HomePersonal FinanceDo You Compartmentalize Spending Decisions Also?

Do You Compartmentalize Spending Decisions Also?

This past weekend I went into “the city” (i.e. NYC) for a friend’s birthday and the place he chose was this trendy bar which was set up as a speak easy.  All drinks were served in tea cups with saucers, the beers were served in brown paper bags or mugs if it were a draft.  The entrance was just a random gate on street with a large but unassuming bouncer in front of it.  Being that it was in The City and it was trendy the place was not cheap by objective standards; I bought 2 rounds of 4 drinks/beers and it cost me $84 with tip ($7 beers and $10 – $13 drinks), but I wasn’t mad, upset or frustrated.  I had a fantastic time and the other guys also bought a couple of rounds.

Fast forward, I get home around 2a.m. go right to bed.  Wake up Sunday Morning, play with the boy a bit, do some family stuff, go look for a suit, regular Sunday errands that is until…I went to fill up my car.  I take my normal mid-sized sedan which was nearly empty (light was on ) to the gas stations.  I filled up my car buying a little over 15 gallons of gas for a $4.13/gallon for a grand total of about $63.00!  SIXTY THREE DOLLARS?! I was fuming.  Fuming.

Why was I angry? I would be getting more utility and use from the gas then a couple drinks?

I compartmentalize Spending

According to wikipedia,

Compartmentalizing is the act of splitting an idea or concept up into (sometimes more or less arbitrary) parts, and trying to enforce thought processes which are inhibiting attempts to allow these parts to mix together again. This process is performed in an attempt to simplify things, and to defend against anxiety…Often, ‘when the individual is confronted with the contradictions in behavior, thought, or affect, he/she regards the differences with bland denial or indifference’.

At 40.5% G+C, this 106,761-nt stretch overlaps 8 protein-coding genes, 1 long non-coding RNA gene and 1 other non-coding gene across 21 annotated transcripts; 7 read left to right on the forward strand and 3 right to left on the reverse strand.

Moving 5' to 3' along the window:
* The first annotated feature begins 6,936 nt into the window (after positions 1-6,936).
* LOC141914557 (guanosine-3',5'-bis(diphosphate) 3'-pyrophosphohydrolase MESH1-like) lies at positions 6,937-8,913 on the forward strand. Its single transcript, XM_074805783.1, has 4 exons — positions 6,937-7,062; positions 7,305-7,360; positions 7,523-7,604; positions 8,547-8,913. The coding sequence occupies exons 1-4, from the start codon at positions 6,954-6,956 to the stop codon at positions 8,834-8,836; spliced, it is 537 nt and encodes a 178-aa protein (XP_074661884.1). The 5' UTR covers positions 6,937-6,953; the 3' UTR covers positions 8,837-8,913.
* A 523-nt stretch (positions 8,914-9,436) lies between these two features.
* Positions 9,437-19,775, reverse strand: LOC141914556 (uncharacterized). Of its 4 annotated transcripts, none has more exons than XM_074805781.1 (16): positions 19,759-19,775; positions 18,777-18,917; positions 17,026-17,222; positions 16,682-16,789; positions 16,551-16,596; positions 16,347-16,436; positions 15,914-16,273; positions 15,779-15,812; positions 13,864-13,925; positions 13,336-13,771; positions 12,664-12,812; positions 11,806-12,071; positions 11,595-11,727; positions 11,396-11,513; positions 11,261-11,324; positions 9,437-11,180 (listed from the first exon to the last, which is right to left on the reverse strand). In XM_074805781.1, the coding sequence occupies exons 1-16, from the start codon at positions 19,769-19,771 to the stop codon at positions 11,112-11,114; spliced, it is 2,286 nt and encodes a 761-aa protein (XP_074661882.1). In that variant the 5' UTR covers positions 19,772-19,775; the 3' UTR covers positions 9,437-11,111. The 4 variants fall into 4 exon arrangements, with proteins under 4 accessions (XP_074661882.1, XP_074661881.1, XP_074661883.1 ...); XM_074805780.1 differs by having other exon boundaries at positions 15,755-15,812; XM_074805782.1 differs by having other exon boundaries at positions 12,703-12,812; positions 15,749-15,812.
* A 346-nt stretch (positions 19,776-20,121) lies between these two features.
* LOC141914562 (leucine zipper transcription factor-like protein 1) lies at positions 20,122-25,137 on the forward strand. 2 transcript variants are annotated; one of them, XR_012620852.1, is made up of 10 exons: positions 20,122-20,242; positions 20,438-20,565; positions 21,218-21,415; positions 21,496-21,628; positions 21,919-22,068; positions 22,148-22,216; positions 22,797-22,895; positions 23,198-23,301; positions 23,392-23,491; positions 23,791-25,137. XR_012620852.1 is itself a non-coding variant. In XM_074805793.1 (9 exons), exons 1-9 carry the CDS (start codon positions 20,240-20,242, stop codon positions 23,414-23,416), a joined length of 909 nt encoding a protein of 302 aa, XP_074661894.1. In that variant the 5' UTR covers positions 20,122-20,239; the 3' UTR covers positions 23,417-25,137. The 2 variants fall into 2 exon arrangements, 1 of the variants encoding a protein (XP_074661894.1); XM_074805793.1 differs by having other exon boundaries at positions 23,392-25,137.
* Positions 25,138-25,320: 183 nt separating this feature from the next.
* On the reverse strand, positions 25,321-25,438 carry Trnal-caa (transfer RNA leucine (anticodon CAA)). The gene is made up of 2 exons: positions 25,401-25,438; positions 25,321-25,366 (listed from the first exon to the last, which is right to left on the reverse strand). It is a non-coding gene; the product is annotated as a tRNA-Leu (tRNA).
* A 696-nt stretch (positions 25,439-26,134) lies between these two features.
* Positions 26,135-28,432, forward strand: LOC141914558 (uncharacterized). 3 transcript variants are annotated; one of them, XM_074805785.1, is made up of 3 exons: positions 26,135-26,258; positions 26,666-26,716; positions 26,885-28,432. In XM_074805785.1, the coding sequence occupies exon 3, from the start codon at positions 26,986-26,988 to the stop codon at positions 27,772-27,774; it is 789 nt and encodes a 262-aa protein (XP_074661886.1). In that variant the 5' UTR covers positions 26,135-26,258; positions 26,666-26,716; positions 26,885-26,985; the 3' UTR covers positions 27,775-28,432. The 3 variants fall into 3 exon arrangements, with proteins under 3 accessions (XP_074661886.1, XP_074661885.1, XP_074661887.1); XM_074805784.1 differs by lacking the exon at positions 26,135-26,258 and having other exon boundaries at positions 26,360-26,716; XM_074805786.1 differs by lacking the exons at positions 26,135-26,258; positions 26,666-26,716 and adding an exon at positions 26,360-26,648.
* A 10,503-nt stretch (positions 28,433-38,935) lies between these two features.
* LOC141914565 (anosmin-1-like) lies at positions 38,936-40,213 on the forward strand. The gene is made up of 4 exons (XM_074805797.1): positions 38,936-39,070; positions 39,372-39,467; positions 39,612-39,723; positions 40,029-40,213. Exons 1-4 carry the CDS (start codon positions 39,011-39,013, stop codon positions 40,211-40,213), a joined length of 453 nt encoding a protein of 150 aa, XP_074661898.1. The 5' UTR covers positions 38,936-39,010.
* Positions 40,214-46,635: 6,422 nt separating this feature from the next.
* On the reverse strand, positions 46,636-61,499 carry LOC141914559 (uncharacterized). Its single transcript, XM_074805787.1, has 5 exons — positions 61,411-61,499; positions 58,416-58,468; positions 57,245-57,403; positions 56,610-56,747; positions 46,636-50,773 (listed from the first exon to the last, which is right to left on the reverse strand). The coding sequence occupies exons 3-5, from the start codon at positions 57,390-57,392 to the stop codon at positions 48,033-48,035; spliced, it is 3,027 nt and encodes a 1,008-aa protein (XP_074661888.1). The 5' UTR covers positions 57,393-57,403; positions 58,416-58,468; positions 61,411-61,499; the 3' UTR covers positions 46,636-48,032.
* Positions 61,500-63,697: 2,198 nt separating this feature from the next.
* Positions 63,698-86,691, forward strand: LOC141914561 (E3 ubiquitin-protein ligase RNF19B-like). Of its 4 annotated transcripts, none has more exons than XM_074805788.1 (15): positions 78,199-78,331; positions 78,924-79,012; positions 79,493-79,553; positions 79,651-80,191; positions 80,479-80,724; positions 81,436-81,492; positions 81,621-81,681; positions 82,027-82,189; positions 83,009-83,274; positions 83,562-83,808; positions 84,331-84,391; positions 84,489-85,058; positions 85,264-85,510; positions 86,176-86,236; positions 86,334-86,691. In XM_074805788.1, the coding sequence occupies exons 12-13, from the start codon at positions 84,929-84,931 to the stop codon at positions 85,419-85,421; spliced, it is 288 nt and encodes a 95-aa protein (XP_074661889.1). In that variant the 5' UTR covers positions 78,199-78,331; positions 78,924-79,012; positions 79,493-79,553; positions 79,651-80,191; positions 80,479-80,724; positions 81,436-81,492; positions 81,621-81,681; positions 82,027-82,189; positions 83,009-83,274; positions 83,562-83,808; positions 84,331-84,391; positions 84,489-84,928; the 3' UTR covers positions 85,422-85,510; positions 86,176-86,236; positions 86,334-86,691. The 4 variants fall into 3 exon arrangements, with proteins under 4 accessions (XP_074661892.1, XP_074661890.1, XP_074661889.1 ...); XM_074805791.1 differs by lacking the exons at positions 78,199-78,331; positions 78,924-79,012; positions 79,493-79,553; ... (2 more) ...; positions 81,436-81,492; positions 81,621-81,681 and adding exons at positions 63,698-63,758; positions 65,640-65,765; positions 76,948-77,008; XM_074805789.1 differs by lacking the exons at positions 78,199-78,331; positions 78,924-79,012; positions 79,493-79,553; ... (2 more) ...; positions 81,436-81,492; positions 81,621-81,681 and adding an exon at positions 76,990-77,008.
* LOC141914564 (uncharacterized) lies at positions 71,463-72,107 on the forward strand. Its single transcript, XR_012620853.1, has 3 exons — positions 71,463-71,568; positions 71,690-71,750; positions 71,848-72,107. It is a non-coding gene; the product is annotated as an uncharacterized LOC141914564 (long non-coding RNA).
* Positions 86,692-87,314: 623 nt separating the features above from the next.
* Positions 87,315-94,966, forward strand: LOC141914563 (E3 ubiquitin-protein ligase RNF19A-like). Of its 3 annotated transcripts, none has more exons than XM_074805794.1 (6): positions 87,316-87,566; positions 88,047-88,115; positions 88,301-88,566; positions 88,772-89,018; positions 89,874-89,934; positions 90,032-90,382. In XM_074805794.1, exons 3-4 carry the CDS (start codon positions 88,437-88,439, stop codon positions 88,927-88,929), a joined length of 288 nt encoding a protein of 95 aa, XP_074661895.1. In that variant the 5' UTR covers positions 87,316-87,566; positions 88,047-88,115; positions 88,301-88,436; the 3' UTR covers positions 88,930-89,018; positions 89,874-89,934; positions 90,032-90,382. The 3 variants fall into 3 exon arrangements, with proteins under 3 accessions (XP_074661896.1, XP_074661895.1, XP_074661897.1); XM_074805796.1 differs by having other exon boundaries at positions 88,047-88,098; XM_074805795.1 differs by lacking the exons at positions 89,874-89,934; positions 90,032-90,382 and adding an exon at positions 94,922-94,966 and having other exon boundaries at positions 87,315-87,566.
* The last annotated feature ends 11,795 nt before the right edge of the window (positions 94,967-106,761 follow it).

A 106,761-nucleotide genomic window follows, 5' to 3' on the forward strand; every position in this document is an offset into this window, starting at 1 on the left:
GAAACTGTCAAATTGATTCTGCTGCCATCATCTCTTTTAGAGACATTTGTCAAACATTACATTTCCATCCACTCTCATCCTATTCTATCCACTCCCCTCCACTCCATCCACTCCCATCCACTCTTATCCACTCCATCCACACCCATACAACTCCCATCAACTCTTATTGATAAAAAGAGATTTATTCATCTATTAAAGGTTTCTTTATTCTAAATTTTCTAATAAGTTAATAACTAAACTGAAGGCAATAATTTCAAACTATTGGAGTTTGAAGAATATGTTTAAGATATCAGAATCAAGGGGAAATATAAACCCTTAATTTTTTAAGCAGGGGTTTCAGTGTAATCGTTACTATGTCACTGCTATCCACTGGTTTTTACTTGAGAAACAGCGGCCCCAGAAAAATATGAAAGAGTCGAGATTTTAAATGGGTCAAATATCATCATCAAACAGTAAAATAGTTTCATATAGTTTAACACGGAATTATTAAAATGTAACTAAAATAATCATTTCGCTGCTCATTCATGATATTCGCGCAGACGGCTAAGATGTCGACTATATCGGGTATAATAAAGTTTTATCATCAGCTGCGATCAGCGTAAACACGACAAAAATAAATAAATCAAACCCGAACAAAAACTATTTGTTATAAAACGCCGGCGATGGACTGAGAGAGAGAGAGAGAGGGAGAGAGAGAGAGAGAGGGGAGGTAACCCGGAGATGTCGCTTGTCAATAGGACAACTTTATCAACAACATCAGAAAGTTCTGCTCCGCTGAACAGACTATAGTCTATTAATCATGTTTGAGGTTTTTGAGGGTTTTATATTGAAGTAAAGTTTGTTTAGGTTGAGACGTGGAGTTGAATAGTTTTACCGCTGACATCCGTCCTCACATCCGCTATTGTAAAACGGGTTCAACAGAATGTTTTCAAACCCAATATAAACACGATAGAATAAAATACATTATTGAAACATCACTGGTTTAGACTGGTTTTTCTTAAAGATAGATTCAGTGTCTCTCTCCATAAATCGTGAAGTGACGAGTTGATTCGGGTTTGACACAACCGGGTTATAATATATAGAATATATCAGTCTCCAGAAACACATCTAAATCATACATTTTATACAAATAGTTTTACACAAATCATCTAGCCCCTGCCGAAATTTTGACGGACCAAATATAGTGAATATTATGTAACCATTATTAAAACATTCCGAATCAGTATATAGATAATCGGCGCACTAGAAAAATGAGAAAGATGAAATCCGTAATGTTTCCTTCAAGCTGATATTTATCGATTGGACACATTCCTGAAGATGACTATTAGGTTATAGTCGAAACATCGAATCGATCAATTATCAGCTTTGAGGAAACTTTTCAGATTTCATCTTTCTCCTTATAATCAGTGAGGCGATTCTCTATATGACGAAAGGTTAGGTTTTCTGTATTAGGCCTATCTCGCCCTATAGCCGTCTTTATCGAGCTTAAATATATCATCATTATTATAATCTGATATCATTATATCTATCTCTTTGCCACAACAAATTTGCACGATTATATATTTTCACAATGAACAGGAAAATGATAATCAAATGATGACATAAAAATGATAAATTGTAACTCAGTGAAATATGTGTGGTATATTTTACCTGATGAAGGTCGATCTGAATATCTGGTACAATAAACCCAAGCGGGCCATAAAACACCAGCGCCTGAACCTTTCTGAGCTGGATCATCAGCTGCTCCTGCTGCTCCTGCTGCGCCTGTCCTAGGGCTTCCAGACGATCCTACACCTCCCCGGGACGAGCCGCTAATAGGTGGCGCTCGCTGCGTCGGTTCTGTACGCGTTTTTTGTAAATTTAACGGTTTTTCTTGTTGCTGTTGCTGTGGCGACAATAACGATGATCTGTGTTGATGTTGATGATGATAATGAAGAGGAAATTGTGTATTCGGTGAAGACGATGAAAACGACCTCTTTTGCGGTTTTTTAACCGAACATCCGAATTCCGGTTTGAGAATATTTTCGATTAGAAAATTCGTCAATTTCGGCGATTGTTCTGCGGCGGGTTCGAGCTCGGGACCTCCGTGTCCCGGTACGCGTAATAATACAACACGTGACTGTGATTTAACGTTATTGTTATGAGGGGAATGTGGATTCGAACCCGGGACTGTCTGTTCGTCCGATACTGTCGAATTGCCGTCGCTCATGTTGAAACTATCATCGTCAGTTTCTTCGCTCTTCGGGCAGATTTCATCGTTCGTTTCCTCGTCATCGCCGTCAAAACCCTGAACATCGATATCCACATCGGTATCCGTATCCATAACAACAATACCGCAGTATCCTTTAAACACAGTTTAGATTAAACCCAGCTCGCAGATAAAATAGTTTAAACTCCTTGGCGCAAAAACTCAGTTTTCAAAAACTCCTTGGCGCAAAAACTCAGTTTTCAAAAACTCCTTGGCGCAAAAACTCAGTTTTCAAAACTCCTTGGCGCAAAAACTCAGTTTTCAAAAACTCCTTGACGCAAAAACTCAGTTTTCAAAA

Psychiatrist Robin Skynner suggests the ‘simplicity…[of] splitting everything into neat compartments of “good” and “bad” does several things for us, all of which make us feel better. First, it helps us feel part of a “good” group – that’s comforting. Second, we can relax our usual standards of correct behaviour for a bit… And third, we can let off steam, that is, get rid of our own “bad” feelings on to the “baddies”‘.

Well at least we don’t have to have the discussion if I compartmentalize I am clearly justifying my spending decisions to avoid anxiety, but I don’t just do it here.  I will agonize over finding the most efficient use of my money when it comes to lets say a cell phone plan, but then not care if I spend triple digits on dinner for two.

As a side note, I can’t pronounce the word which is frustrating when I tried to test this post out on friends and The Wife.

Is Compartmentalizing Spending Decisions a Good or Bad Thing?

As with all things in personal finance I am going to say it depends.  Horrible answer, right?  If you are compartmentalizing in such a manner where it is allowing you to justify spending decisions way beyond your means then it is obviously terrible.  Are you the type of person that can put the $1,200 MacBook Pro in one box within your head because you “need it” but struggle to make minimum payments on your credit cards.  Maybe you should try to force yourself to look at money as “one pot” and that all decisions affect other decisions.